Thursday, December 15, 2011

The Snow Queen: An Introduction

There are about a million fairy tales in the world, but interestingly, there are only about forty the main populace has heard of. Of course everyone knows Cinderella, Snow White, and The Little Mermaid (with much thanks to Disney). Little Red Riding Hood, Rumpelstiltskin, and The Princess and the Pea, are the next notch down, but you still know the stories. And finally, perhaps you might draw a blank on Bluebeard, The Brave Little Tailor, or The Red Shoes, but you've probably heard the titles.

The Snow Queen might garner similar head scratching. It is a tale by Hans Christian Andersen, first published in 1845. As one of his longest and most imaginative stories, The Snow Queen is often considered his magnum opus. It has been adapted to film/TV 15(ish) times. Just like my Wuthering Heights series, I will be watching these adaptations, comparing and contrasting them, and ultimately deciding on how entertaining and/or accurate they are.

This is mostly for my own enjoyment. I am currently writing a novel adaptation of The Snow Queen and I wanted to see the different ways some of the more difficult plot points were dealt with.

Plot Summary
Once upon a time, The Devil (sometimes a troll) creates an evil mirror that distorts the appearance of whoever looks into it, making them look ugly and magnifying their more unflattering traits. One day the Devil decides to take his mirror to Heaven so he can mock God and the angels, but the mirror instead breaks into a million pieces which are carried on the winds and fly into the eyes of the innocents, making everything they see ugly and bad.

Meanwhile, a little boy named Kay and a little girl named Gerda grow up next door to one another in a city. They spend their idyllic youth growing roses together on the adjoining roof between their buildings. Come winter, Gerda's grandmother (sometimes Kay's grandmother) tells the children of The Snow Queen, the mythical being in charge of all that is winter. She appears at the window and frightens both the children.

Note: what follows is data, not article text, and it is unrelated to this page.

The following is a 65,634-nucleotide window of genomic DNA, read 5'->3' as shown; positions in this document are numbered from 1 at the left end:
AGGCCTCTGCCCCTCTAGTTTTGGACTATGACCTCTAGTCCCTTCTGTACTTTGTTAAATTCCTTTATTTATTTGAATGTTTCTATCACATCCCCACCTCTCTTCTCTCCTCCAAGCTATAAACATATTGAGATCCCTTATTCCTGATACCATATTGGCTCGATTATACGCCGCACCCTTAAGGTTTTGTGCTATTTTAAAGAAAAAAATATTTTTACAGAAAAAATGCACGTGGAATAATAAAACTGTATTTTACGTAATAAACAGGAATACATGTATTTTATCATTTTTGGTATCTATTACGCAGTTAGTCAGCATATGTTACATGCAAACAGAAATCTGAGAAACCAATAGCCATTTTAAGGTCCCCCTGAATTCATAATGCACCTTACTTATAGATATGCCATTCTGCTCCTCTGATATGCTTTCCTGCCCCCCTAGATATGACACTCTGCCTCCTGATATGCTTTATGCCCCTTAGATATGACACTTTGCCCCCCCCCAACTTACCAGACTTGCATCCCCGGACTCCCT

Not long after, Kay is struck by a piece of mirror. His personality turns sour and he is especially cruel to Gerda. One night, the Snow Queen appears again and Kay is taken to her palace in the north. She kisses him twice so he can not feel the cold and so he can forget about Gerda.

By spring, Gerda sets out on a journey to find Kay. After floating down a river, a benevolent witch finds her and decides to adopt Gerda against her will. To prevent her from thinking of Kay, the witch magically hides her roses and combs the girl's hair to help her forget. Eventually Gerda flees and meets a crow who informs her that Kay may have recently wed a princess. Gerda soon discovers that it is not Kay, and the princess and prince wish her luck by giving her warm clothes and a gold coach. But as she travels through the forest, Gerda is captured by robbers where she is imprisoned by the robber girl. Gerda tells her story and the robber girl releases her, sending her off with one of her reindeer. Lastly, Gerda meets both the Lapp woman and the Finn woman who offer some sustenance on the last leg of her journey.

Gerda finally arrives at the Snow Queen's palace, which is empty except for a frozen Kay. The boy is working on a puzzle to form the word "eternity". If he succeeds, the Snow Queen promises him all her power and a pair of skates. Gerda embraces Kay and her warm tears melt his heart. Kay begins to cry and the evil mirror piece it dislodged from his eye. The children dance and the puzzle pieces magically form the word "eternity". Without a final confrontation with the Snow Queen, Kay and Gerda leave the palace and return home.

1 comment:

Kevin Casey said...

Ooh! I look forward to this one. I've never heard of the Snow Queen story before. Maybe I always thought it was a part of the wardrobe books? The image from Red Shoes of bodyless feet dancing on after getting cut off is as horrifying to me now as when I first heard the story. Thank you for reminding me of it.

(Also my little capcha that I have to type in to prove I'm human is relevant: scaryper.)